The cause of death was reported in 98 of the 217 cases (MLII: 93, MLIII: 5). The most frequent reported causes of death in MLII patients were pulmonary and or cardiac complications (pneumonia [32/93], respiratory failure [24/93], cardiac failure [15/93], and a combination of both [7/93]). Other reported causes of death were multiorgan failure (6/93) and complications after stem cell transplantation (3/93). Reported causes of death in MLIII patients were cardiac failure (2/5), pneumonia (1/5), complications of heart transplantation (1/5), and renal insufficiency (1/5).

Potential life-extending procedures

Eighty-six patients underwent a potential life-extending procedure. Commonly reported potential life-extending procedures in MLII patients were stem cell transplantations (i.e., either hematopoietic stem cell transplantation [HSCT], umbilical cord blood transplantation [UCT], or bone marrow transplantation [BMT]) (32/70), tracheostomy (9/70), gastric tube placement (7/70), surgery for craniosynostosis (7/70), surgical procedures to correct cervical spine abnormalities (atlantoaxial dysfunction, cervical subluxation or dislocation, cervical decompression) (5/70), and cardiac interventions (valve replacement, coronary artery bypass, drainage of pericardial effusion) (4/70). From the 32 patients who received a stem cell transplantation (SCT), 14 were reported to have died. Their median age of death was 2.9 years (range: 0.6–10.1 years), which was comparable with the MLII patients who did not receive a SCT (median: 2.7, range: 0–14 years, P = 0.148). Median survival of MLII patients who received a SCT was 9.0 years (95% CI 4.42–13.58) and 5.0 years (95% CI 3.91–6.09) for the MLII patients who did not receive SCT. However, this difference is not statistically significant (P = 0.239). Potentially life-extending procedures in MLIII patients were less frequently reported and included cardiac surgeries (valve replacement, heart transplantation, implantable cardioverter defibrillator surgery) (7/16), surgical procedures to correct cervical spine abnormalities (cervical decompression and preventing atlantoaxial luxation) (5/16), and stabilization of severe kyphosis (2/16).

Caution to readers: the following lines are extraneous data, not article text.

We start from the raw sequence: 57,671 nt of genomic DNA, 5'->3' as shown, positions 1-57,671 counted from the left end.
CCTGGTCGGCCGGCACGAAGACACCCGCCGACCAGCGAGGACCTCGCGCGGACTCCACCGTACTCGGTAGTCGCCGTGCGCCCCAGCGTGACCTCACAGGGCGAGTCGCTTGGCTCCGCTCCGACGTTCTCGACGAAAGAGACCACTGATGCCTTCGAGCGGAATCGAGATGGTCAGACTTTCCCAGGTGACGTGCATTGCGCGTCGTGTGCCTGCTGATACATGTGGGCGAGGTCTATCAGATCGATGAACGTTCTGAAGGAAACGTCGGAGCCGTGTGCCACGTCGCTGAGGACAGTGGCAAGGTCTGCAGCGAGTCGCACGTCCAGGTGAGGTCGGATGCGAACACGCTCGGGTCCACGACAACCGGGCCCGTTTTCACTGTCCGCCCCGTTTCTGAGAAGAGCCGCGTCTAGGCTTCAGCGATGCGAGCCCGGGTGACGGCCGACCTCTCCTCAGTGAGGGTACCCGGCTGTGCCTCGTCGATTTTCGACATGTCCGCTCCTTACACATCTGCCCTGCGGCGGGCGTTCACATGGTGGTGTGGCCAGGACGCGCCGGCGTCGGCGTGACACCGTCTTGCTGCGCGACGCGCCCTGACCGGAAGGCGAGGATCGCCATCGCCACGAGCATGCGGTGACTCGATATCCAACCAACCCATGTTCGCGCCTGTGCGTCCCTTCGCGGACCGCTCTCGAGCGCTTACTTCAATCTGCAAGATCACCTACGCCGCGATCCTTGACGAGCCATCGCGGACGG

Genetic variants

Data on consanguinity was available for 436 of the cases; 170 patients (39.0%) were reported to have consanguineous parents (95 MLII and 75 MLIII patients) (S5 and S6). Pathogenic variants were described for 388 (46.8%) of all patients (208 MLII, 180 MLIII). These included 571 variants in GNPTAB and 179 variants in GNPTG. Biallelic variants were known for 362 patients (93.3%); for the other 26 patients a second pathogenic variant was not identified. A homozygous pathogenic variant was present in 189 of the patients (53.9% MLII, 49.7% MLIII). There was no significant difference in the occurrence of homozygosity between the two phenotypes (P = 0.426). An overview of combinations of pathogenic variants of GNPTAB and GNPTG with a frequency of 2 or more is given in Fig. 4. The type of pathogenic variant and the effect on protein level are shown in S5 and S6.

Fig. 4: Common combinations of pathogenic variants in GNPTAB and GNPTG.
figure 4

(a) Overview of common combinations of pathogenic variants in GNPTAB in mucolipidosis II (MLII) (red) and mucolipidosis III (MLIII) alpha/beta (green) patients. (b) Common combinations of pathogenic variants in GNPTG in MLIII gamma (purple) patients.

Several single GNTPAB variants were found in both the MLII and the MLIII phenotype. It appears that specific combinations of these variants correlate with the MLII or with the MLIII alpha/beta phenotype (Fig. 4a). For example, a combination of two nonsense and/or frameshift variants in GNPTAB resulted in the MLII phenotype and the combination of one of these variants with a missense or splice variant was found in the MLIII alpha/beta phenotype (S5 Table 2).13,29,30,31,32 The homozygous frameshift variant c.3503_3504del (n = 47) was most frequently found in MLII patients and was reported earlier by Velho et al.14. Other homozygous variants (in total n = 28) that resulted in the MLII phenotype were nonsense c.136C>T, c.1090C>T, c.3487_3490del, c.3565C>T, frameshift c.1314_1315del, c.3503_3504del; missense c.242G>T; and splice c.3135+1G>T, c.3434+1G>A.

The frameshift variants c.3503_3504del in combination with c.3443_3446del (n = 4) resulted in a MLII phenotype indicating that the latter variant is also a severe variant, while the c.3503_3504del variant combined with the missense variants c.1196C>T (n = 4) or with c.1208T>C (n = 3) resulted in the MLIII alpha/beta phenotype (Fig. 4a), indicating that these variants are less severe.

Noteworthy, all pathogenic variants detected in GNPTG, even frameshift or nonsense variants, resulted in the MLIII gamma phenotype (Figs. 4b and S6 Table 3). The homozygous nonsense c.323G>A variant (n = 8) was most frequently reported in the MLIII gamma patients.